River Whyless: Five Essential CSNY Songs

River Whyless (photo by Shervin Lainez, PR)
by Kara Manning | 08/13/2018 | 1:06am

River Whyless (photo by Shervin Lainez, PR)

Musicians listen to their forebears not only with an ear to an artist's technical imprint — the depth of production or the way a guitar is tuned — but to the invaluable message that's been imparted over the decades too, woven in lyrics, emotional catalysts, and meaningful actions. That is certainly true of the bond between River Whyless and the legacy of Crosby, Stills, Nash & Young: a true bridging of multigenerational spirits.

River Whyless, based out of Asheville, North Carolina, has released one of the most politically progressive and thoughtful albums of 2018, Kindness, A Rebel. Their songs, a couple of which they played live during their most recent FUV Live session, hark back to the galvanzing protest anthems of the late Sixties and early Seventies and spark a dialogue about today's corrosive sociopolitical climate, its effect on all Americans, and how to constructively counter that tempest.

The members of River Whyless — Ryan O'Keefe (vocals, guitars), Daniel Shearin (vocals, bassist), Halli Anderson (vocals, violin) and Alex McWalters (drums) — have never been shy about their admiration for David Crosby, Stephen Stills, Graham Nash and Neil Young and the elder band's ability to parse both the personal and the political in their songs, all swathed in luscious harmonies. River Whyless even had a chance to perform with Nash last year for Nashville's "Skyville Live" online series, celebrating Nash's songwriting career.

So when FUV asked River Whyless if they might want to choose their "Five Essential CSNY Songs" for FUV Essentials, both O'Keefe and Shearin stepped up with favorites that have been beloved earworms for most of their lives.

River Whyless's Ryan O'Keefe and Daniel Shearin: Five Essential CSNY Songs:

"Helplessly Hoping," Crosby, Stills & Nash (1969)
Of course I listened to this song years ago, but it was not until last winter that I fell deeply in love with it. I was working on my house in North Carolina and there were many days that were cold and dark. I found myself getting consumed by this track. The harmonies, the lyrics, and the haunting melody are completely consuming and it’s one of those tracks that I simply wish I could live inside. Building my house was a bright point in my life and though "Helplessly Hoping" is not traditionally an uplifting song, to me the contrasting emotions of building your home and "Helplessly Hoping" bring a deeper meaning to each other. Maybe like salt on watermelon. Or a wood stove burning during a snow storm.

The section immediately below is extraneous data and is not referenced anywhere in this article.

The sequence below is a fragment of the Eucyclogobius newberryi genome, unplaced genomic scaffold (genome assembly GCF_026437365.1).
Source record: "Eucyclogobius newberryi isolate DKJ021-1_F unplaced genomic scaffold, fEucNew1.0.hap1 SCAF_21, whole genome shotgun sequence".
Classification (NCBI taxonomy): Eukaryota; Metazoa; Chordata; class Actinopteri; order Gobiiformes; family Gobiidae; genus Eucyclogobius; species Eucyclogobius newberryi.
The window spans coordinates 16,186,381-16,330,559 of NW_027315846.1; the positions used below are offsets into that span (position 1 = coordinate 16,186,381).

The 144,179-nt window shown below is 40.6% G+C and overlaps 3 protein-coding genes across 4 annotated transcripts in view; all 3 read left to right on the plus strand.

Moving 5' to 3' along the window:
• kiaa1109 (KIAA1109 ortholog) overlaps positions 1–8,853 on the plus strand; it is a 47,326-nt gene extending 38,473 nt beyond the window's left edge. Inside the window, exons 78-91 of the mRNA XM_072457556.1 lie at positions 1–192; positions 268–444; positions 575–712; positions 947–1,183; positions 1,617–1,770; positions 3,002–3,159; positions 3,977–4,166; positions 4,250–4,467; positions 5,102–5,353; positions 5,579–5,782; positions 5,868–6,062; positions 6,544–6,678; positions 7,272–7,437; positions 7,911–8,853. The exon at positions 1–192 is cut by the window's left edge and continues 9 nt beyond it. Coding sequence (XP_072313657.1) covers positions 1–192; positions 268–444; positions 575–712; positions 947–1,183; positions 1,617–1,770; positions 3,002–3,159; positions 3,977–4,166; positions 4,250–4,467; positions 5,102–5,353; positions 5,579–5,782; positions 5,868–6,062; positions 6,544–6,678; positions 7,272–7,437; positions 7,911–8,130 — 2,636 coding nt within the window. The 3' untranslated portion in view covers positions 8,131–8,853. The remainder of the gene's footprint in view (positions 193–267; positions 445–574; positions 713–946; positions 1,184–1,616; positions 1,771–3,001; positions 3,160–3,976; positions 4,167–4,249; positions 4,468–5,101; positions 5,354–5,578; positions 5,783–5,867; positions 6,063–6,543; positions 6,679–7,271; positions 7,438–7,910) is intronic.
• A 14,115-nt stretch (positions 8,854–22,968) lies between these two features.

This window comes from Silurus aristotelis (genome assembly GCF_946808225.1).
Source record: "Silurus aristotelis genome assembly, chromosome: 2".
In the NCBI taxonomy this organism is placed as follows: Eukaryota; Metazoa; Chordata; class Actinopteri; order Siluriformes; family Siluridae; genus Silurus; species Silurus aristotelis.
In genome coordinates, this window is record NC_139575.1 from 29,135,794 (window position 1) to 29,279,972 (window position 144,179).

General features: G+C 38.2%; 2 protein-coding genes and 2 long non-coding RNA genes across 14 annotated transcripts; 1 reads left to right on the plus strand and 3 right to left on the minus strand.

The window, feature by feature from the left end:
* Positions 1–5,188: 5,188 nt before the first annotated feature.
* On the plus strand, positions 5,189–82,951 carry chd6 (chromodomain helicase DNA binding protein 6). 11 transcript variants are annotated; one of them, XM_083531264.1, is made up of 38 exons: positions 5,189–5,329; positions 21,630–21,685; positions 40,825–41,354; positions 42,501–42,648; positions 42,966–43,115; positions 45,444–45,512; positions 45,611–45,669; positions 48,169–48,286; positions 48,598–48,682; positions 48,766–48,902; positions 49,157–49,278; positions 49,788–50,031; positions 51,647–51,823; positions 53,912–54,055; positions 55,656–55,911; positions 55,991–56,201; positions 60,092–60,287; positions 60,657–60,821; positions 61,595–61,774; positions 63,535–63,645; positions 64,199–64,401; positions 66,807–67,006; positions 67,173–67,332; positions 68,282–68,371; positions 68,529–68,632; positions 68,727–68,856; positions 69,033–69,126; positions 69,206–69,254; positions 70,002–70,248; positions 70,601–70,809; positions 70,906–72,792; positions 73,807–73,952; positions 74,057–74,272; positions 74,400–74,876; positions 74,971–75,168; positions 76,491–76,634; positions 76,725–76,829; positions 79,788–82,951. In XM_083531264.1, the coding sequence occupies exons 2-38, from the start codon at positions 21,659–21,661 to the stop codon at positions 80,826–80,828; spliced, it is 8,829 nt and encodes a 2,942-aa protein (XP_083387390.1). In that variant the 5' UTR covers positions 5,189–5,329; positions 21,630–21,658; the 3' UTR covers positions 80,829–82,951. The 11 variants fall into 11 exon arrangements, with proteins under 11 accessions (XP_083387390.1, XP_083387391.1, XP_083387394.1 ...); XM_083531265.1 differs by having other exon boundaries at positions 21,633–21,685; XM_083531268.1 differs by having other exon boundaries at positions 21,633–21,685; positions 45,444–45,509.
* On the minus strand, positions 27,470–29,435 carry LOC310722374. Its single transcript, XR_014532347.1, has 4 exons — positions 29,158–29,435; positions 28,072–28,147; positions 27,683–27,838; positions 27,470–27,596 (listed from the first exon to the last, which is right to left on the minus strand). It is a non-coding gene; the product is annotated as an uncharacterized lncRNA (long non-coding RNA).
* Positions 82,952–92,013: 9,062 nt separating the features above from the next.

"Our House," Déjà Vu (1970)
I grew up listening to this song with my mother. On the day of our "Skyville Live" session with him, it was a surreal experience to be in a dressing room with Graham [Nash] while he told me the story that inspired it. “A ‘normal’ day in southern California,” Graham said, “Joni and I were window shopping after brunch.” My mouth was open after the first few sentences and I never closed it. In that moment, I truly realized what a profound influence Graham and CSNY have had on the last 50 years of music. Graham is a pillar of songwriting history. One we all look towards, whether we know it or not.

"Suite: Judy Blue Eyes," Crosby, Stills & Nash (1969)
I mostly play guitar, but this song inspired me to play bass. The bass line floats atop the song. This is a rare thing, considering its general role and frequency in songwriting. It’s one of my favorite opening tracks of any record.

- Ryan O'Keefe, River Whyless
August 2018

"Teach Your Children," Déjà Vu (1970)
From early childhood, my family would have sing-alongs at family gatherings. Weddings, graduations, holidays and even funerals wouldn’t be complete without them. "Teach Your Children" was one of the staples, a song that always seemed to me to be perfect for the setting. As we’d all sing together, I’d hear a song sung from one generation to the other; parents and children trading verses, offering perspective, patience and understanding from each side.

"Helpless," Déjà Vu (1970)
Enter the unmistakable flavor of Neil Young. “Helpless” begins with that distinct melancholy tenor that is uniquely his, a fresh addition to the classic CSN sound you find at the front of Déjà Vu. Then this spirit is matched by his bandmates as they sing together in harmony on the refrain, and the song finds its home among the rest. One of my favorites from the CSNY catalog!

- Daniel Shearin, River Whyless
August 2018

Read all of FUV's Five Essential Albums and Songs.

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